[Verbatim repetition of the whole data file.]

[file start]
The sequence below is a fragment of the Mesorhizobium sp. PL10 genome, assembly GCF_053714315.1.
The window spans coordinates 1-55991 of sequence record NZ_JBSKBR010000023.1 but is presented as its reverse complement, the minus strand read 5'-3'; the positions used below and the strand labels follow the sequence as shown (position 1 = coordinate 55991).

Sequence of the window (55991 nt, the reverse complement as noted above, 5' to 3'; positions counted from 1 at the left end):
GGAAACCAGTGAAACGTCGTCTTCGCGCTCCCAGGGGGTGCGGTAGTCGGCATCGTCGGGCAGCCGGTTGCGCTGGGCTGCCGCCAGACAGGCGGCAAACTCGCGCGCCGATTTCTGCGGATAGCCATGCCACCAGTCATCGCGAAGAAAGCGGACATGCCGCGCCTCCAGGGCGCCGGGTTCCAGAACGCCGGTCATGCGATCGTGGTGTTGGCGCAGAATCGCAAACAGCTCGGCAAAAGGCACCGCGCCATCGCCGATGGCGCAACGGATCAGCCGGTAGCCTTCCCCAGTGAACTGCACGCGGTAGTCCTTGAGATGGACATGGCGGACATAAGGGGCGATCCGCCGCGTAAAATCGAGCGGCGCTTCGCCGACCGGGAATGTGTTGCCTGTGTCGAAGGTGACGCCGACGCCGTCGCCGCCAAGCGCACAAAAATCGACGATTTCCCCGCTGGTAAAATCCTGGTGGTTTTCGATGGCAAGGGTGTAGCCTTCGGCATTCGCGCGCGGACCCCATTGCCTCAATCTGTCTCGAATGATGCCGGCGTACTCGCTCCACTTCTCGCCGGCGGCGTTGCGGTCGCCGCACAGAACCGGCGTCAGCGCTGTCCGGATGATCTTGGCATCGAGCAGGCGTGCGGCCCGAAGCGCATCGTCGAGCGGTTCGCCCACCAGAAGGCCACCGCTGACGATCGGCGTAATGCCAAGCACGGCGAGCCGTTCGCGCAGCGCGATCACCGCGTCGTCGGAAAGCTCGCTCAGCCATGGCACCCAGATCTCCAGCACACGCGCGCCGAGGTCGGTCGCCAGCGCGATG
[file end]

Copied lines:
The sequence below is a fragment of the Mesorhizobium sp. PL10 genome, assembly GCF_053714315.1.
The window spans coordinates 1-55991 of sequence record NZ_JBSKBR010000023.1 but is presented as its reverse complement, the minus strand read 5'-3'; the positions used below and the strand labels follow the sequence as shown (position 1 = coordinate 55991).

Sequence of the window (55991 nt, the reverse complement as noted above, 5' to 3'; positions counted from 1 at the left end):
GGAAACCAGTGAAACGTCGTCTTCGCGCTCCCAGGGGGTGCGGTAGTCGGCATCGTCGGGCAGCCGGTTGCGCTGGGCTGCCGCCAGACAGGCGGCAAACTCGCGCGCCGATTTCTGCGGATAGCCATGCCACCAGTCATCGCGAAGAAAGCGGACATGCCGCGCCTCCAGGGCGCCGGGTTCCAGAACGCCGGTCATGCGATCGTGGTGTTGGCGCAGAATCGCAAACAGCTCGGCAAAAGGCACCGCGCCATCGCCGATGGCGCAACGGATCAGCCGGTAGCCTTCCCCAGTGAACTGCACGCGGTAGTCCTTGAGATGGACATGGCGGACATAAGGGGCGATCCGCCGCGTAAAATCGAGCGGCGCTTCGCCGACCGGGAATGTGTTGCCTGTGTCGAAGGTGACGCCGACGCCGTCGCCGCCAAGCGCACAAAAATCGACGATTTCCCCGCTGGTAAAATCCTGGTGGTTTTCGATGGCAAGGGTGTAGCCTTCGGCATTCGCGCGCGGACCCCATTGCCTCAATCTGTCTCGAATGATGCCGGCGTACTCGCTCCACTTCTCGCCGGCGGCGTTGCGGTCGCCGCACAGAACCGGCGTCAGCGCTGTCCGGATGATCTTGGCATCGAGCAGGCGTGCGGCCCGAAGCGCATCGTCGAGCGGTTCGCCCACCAGAAGGCCACCGCTGACGATCGGCGTAATGCCAAGCACGGCGAGCCGTTCGCGCAGCGCGATCACCGCGTCGTCGGAAAGCTCGCTCAGCCATGGCACCCAGATCTCCAGCACACGCGCGCCGAGGTCGGTCGCCAGCGCGATG